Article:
in the sublunar world at least one poet. (1951-57 1966-67)

My nest step was to figure out why did Pushknin mention a "monument" if he praises "the sacred lyre" superior power over his individual "dust" and "decay"
The internet, again, helped me with extremely rich information that I thought was worth sharing with non academic listlers, like me ( I'd otherwise never have read those articles with that question in mind!).
So, according to VN, Pushkin has written a "brilliant parody" of Dershavin in "Exegi Monumentum"! But what about the historical past? And the blithe spirit world?

1. In America, Nabokov undertook two major translation projects involving the canon of Russian poetry. (The canon of modern Russian poetry, that is: he also made a translation of the medieval Russian epic The Song of Igor’s Campaign.) The first, Three Russian Poets, made for James Laughlin at New Directions and published in 1944, contained translations from Pushkin, Lermontov, and Tyutchev. The second was his four-volume edition of Pushkin’s Eugene Onegin (including two volumes of commentary), eventually published by Bollingen in 1964.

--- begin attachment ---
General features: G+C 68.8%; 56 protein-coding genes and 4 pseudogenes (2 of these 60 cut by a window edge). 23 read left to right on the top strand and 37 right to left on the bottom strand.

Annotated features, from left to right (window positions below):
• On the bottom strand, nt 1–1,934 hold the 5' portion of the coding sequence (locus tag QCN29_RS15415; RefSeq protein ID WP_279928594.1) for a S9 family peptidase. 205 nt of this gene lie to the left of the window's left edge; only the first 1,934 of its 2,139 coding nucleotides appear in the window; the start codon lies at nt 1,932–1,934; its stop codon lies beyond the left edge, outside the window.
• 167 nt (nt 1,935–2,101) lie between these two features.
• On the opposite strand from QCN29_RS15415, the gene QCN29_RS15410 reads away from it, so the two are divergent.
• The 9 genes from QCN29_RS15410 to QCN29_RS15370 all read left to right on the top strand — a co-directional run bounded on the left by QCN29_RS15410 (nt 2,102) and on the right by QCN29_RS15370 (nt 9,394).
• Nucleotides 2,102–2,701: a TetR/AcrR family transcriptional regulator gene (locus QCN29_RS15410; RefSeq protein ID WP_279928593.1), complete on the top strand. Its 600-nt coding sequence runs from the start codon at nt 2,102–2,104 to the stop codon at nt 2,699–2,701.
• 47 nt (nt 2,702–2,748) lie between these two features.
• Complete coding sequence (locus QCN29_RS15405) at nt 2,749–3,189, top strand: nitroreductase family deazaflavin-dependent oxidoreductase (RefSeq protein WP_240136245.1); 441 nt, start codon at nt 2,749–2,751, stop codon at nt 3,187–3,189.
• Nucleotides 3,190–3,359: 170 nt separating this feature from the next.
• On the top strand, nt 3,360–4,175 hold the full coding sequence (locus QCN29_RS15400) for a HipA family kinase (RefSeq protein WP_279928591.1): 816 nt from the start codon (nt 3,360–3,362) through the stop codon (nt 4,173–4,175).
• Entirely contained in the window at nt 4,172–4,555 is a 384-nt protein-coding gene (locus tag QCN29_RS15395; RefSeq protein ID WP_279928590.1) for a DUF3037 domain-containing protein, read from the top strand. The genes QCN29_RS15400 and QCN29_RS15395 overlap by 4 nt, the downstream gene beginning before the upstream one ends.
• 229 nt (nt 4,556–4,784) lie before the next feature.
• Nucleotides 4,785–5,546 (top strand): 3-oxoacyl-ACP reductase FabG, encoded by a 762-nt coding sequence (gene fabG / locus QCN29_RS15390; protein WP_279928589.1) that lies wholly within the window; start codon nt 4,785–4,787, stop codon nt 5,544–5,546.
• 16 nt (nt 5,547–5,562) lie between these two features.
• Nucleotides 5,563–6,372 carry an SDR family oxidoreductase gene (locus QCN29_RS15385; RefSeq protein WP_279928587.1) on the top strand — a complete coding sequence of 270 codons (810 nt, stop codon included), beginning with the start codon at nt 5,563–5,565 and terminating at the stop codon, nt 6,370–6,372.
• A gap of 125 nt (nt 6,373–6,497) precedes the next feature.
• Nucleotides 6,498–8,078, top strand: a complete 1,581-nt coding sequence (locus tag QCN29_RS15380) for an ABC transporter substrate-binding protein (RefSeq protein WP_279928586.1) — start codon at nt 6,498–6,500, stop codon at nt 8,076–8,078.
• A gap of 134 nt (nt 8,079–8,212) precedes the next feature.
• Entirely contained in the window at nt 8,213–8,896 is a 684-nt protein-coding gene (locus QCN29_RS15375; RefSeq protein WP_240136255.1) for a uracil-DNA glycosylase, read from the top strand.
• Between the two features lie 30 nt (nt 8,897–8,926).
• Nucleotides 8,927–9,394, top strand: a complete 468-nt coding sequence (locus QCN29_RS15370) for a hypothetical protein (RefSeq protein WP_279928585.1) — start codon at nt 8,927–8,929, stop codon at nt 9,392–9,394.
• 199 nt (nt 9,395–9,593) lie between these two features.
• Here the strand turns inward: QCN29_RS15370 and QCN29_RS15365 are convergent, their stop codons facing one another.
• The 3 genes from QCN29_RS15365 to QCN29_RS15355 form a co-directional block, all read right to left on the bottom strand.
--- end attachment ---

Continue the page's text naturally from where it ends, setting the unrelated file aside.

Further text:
The present book, Verses and Versions, seems to radically enlarge this corpus of translations—offering selections from eighteen poets, from Mihail Lomonosov, born in 1711, to Bulat Okudzhava, born in 1924. In fact, although the book does print crucial unpublished archive material, it is still based heavily on Nabokov’s two published books. Most significantly, poems by various classic poets first translated in the notes to Eugene Oneginare here reprinted in isolation. It’s therefore not certain—especially of poets who lived prior to Pushkin—whether the poems represent the selections Nabokov would have made had he been creating an anthology of Russian poetry.In the commentary toOnegin, for instance, he stated that the “greatest Russian poems of the eighteenth century are Derzhavin’s majestic odes to his queen and his God.” Neither of these poems was translated by Nabokov. Instead, the book offers one poem by Derzhavin, “Monument,” a conventional version of Horace’s “Exegi monumentum,” which Nabokov translated in the notes to Onegin when explaining the minute and brilliant parody to which it was subjected by Pushkin..http://javous308.blogspot.com.br/2011/05/poets-head-on-platter.html